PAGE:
I was living Down Under when the last World Cup kicked off and there was much more excitement in the media surrounding the Socceroos but maybe that was because Guus Hiddink was in charge – that man seems to create the feeling that anything is possible in football.
Still, commencing a World Cup by losing 4-0 to anyone and seeing your best player (harshly) sent off is always going to give you a mountain to climb. Coach, Pim Verbeek was roundly criticised for abandoning a familiar formation to play with two renowned midfielders up front in Tim Cahill and Richard Garcia. The Dutchman took his fair share of the responsibility but the damage had been done.
The Aussies always manage to show fighting spirit and a winning mentality but as they were looking to redeem themselves against Ghana the tell-tale signs were that Australia’s top footballers were past their peak. Harry Kewell missed out against Germany but all of Australia seemed to be pinning its hopes on the former Leeds United and Liverpool man. He had struggled for fitness going into the tournament but still looked very dangerous in the opening stages against the ‘Black Stars’ before disaster struck. Having gone 1-0 up Kewell’s dismissal in the first half was another bitter pill to swallow. The referee will say he was following the letter of the law but it the Sydneysider could hardly get out of the way as he stood on his goal line defending a corner.
So Kewell was out of the picture, Cahill was suspended and where was the spark going to come from? Marco Bresciano is a quality midfielder, who has played at the top level in Italy but, following a back operation in March, the 30-year-old didn’t appear to be fit enough to play full matches in South Africa. The remaining players performed admirably to beat Serbia but whether there is enough strength in depth for Australia is just one big question facing the country’s Football Federation.
Many of the established Socceroos are now approaching (or firmly ensconced) in the twilight years of their careers. Whether the next generation can step up to the exploits of a team that has performed impressively in their last two World Cups is yet to be seen but there is no substitute for experience, especially at this level.
Perhaps the biggest boots (or maybe gloves) to fill will be those of Mark Schwarzer, who is now 37. The other two keepers in the Socceroos’ World Cup squad, Adam Fedrici and Eugene Galekovic have just one cap between them. Fedirici was impressive in the English Championship for Reading last season but it would be good to see the shot stopper get some experience under his belt in one of the top European leagues.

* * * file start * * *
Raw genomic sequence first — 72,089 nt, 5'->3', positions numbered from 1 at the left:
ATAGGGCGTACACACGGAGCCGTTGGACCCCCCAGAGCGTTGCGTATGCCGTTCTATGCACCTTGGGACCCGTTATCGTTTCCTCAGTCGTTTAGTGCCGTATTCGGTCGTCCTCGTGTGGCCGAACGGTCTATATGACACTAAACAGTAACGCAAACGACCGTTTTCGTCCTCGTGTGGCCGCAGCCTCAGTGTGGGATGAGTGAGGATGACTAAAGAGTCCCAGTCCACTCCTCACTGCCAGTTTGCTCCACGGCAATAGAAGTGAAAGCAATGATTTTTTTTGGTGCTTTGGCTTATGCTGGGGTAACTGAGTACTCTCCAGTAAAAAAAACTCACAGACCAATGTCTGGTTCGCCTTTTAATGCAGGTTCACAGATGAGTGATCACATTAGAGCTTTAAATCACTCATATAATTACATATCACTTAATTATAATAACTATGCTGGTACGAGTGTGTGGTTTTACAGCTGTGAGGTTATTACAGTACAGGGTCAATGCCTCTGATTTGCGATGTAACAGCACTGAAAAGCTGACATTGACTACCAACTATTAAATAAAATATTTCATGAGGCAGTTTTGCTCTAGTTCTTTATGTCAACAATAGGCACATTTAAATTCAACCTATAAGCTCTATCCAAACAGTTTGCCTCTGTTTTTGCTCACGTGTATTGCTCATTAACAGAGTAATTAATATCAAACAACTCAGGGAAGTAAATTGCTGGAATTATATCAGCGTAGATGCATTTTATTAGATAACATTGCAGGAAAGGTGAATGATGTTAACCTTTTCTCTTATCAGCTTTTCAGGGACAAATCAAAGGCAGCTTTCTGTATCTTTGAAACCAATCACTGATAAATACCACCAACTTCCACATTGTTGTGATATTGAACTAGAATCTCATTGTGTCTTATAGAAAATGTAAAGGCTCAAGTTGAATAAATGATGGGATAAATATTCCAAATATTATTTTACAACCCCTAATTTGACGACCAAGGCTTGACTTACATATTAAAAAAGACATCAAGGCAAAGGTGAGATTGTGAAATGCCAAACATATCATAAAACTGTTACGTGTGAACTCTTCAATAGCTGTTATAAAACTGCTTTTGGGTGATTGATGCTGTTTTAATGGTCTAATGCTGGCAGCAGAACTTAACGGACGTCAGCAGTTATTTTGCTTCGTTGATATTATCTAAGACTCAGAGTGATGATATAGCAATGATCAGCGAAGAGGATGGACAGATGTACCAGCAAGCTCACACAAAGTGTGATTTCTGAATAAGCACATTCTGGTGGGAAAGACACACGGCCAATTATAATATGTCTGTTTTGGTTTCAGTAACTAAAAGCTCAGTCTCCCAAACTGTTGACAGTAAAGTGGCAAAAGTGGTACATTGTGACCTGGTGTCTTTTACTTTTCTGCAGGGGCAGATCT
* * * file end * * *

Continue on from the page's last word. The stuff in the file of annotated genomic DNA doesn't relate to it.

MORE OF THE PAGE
So what does the future hold for the future of football in Australia?
Well, of immediate importance to Football Federation Australia, is their bid to host the world’s greatest sporting tournament in 2022. Having been in the frame for the 2018 competition alongside England and Russia, FFA Chairman Frank Lowy has been forced to concede that Australia’s best chance would be in 2022.
And what a venue Australia could be for the World Cup! After the security fears and stories surrounding South Africa, there is no doubt that Australia has outstanding credentials. A memorable millennium Olympics in Sydney and an excellent Rugby World Cup in 2003 are recent examples of what Australia can contribute in terms of world class events.
You could also guarantee the Aussie people would make the most of such an opportunity. Having been involved in Sheffield’s contribution to the England 2018 bid I know that community is a vital component of the FIFA bidding process. And I know that the Australian people would embrace the world cup in an impressive and unique way too.
Australia is a sports mad nation and never hesitates in getting behind its sporting heroes. Ok, so ‘soccer’ is still below the likes of AFL (Australian Rules Football), cricket and rugby in the Aussie psyche but I believe the World Cup would change that.
The national competition launched in 2005 – the A-League – has established firm foundations and technical developments need to follow. The World Cup can provide that spark. Football (soccer) is the biggest participant sport Down Under but many potential professionals are lured away by the likes of AFL in their late teens. Part of that is probably due to a lack of a clear pathway into professional soccer but it is a big job to overhaul coaching and technical development.
Winning the right to stage the World Cup would certainly make it easier to fund vital development programmes because the reward that is available in the long term is clear to see.
Aussie rules may be a good game to watch but it is not played anywhere else on earth and the AFL is trying desperately to expand it’s scope across international boundaries. Football, on the other hand, is a global game and Australia will not have a better chance to unlock their potential on the global stage than by hosting the World Cup.
USA are also bidders for 2022 but it would be good to see FIFA could choose a new location, having picked America as host nation in 1994. Another new location, and one pouring mega money into their bid for 2022, is Qatar but there are serious concerns over the heat with the need for pitches to be air-conditioned – outside! Holding the World Cup in the Middle East may have some plus points but Qatar is basically a hot, dry desert and all of the venues would be located in and around the capital city of Doha – not necessarily a great cultural variety for visiting fans.